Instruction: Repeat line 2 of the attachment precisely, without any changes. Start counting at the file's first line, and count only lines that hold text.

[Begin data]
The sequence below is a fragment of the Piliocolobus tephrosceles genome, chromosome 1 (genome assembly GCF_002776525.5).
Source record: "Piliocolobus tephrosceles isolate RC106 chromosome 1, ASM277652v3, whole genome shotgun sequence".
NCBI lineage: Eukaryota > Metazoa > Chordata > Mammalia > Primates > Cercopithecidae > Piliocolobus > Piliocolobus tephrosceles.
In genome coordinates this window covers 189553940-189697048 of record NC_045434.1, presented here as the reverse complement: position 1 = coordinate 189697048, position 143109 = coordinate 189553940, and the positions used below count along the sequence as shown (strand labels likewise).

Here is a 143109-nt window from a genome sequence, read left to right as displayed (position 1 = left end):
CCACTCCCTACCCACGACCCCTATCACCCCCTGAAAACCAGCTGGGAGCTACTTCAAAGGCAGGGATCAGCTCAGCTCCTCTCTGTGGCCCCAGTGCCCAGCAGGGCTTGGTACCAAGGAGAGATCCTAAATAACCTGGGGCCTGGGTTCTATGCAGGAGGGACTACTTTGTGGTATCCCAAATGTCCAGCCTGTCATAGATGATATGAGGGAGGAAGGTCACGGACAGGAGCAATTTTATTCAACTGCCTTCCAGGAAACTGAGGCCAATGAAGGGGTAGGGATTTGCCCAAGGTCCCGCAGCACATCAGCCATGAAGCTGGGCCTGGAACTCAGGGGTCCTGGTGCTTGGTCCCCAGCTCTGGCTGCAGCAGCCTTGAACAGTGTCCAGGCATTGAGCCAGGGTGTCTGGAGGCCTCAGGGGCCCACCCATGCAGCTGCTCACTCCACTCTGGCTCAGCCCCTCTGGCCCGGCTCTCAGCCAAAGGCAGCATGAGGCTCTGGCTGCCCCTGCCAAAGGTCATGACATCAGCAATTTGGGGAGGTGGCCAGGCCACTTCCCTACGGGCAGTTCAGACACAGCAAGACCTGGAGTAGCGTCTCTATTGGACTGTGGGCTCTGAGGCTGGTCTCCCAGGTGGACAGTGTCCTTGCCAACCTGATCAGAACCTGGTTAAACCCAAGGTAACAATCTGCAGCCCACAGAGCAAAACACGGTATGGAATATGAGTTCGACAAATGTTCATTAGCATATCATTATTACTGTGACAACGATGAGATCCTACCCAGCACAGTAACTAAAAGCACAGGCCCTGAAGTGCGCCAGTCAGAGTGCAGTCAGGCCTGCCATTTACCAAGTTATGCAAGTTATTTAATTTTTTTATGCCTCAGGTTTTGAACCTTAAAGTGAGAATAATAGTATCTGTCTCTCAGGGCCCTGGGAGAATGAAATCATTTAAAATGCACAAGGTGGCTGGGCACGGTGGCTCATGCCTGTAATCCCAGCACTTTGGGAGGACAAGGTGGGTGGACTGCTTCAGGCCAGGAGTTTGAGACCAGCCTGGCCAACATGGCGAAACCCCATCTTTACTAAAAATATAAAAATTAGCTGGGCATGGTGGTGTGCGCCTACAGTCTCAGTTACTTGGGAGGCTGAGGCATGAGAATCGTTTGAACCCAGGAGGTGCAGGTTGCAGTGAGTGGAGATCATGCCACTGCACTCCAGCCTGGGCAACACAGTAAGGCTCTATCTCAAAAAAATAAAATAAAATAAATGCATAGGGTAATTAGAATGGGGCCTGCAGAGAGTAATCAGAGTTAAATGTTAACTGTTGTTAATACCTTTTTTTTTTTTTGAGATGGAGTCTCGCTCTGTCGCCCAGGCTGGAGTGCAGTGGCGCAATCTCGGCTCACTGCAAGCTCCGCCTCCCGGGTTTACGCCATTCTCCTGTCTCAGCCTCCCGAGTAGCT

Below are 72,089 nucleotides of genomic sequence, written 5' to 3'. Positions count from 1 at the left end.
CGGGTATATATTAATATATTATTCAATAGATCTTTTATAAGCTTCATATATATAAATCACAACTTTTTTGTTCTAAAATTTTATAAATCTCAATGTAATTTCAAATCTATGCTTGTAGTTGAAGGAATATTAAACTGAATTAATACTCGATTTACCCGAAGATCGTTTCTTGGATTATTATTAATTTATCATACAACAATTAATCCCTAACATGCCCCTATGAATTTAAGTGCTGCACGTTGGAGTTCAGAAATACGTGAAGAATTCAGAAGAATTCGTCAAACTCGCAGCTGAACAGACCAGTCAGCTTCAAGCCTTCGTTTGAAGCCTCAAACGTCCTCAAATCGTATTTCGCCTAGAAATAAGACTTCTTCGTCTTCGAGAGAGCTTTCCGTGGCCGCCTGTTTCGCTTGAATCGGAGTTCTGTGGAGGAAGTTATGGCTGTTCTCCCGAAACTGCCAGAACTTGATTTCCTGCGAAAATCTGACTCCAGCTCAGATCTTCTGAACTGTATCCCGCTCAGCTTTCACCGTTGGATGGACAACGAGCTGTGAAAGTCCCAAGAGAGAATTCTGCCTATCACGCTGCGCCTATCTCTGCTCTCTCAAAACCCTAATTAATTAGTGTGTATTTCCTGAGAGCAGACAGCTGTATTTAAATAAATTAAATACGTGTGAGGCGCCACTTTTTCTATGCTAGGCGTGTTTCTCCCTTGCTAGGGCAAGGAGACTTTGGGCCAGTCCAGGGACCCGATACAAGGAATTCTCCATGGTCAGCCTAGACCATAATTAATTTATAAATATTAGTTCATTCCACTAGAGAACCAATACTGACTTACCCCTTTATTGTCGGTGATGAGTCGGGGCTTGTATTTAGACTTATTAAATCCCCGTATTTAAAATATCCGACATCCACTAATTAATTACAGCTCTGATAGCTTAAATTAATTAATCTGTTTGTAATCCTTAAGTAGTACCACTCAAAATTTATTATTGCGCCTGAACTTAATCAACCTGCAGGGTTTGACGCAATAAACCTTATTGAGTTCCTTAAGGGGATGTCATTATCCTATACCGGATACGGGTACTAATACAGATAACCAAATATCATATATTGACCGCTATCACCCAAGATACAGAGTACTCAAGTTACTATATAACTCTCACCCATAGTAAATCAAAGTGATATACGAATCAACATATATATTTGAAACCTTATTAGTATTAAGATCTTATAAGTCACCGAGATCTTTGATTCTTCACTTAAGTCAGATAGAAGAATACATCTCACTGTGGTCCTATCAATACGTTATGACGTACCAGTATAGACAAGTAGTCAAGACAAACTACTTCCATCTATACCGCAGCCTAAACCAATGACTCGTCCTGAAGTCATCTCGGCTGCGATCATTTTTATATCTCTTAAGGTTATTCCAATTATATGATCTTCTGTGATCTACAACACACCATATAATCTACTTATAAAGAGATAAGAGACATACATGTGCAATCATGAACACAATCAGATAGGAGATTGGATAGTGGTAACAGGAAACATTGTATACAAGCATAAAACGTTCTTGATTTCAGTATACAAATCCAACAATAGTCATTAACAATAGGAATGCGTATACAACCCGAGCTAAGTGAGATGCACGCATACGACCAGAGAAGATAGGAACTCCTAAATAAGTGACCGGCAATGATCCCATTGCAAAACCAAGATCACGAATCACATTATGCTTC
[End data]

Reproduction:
Source record: "Piliocolobus tephrosceles isolate RC106 chromosome 1, ASM277652v3, whole genome shotgun sequence".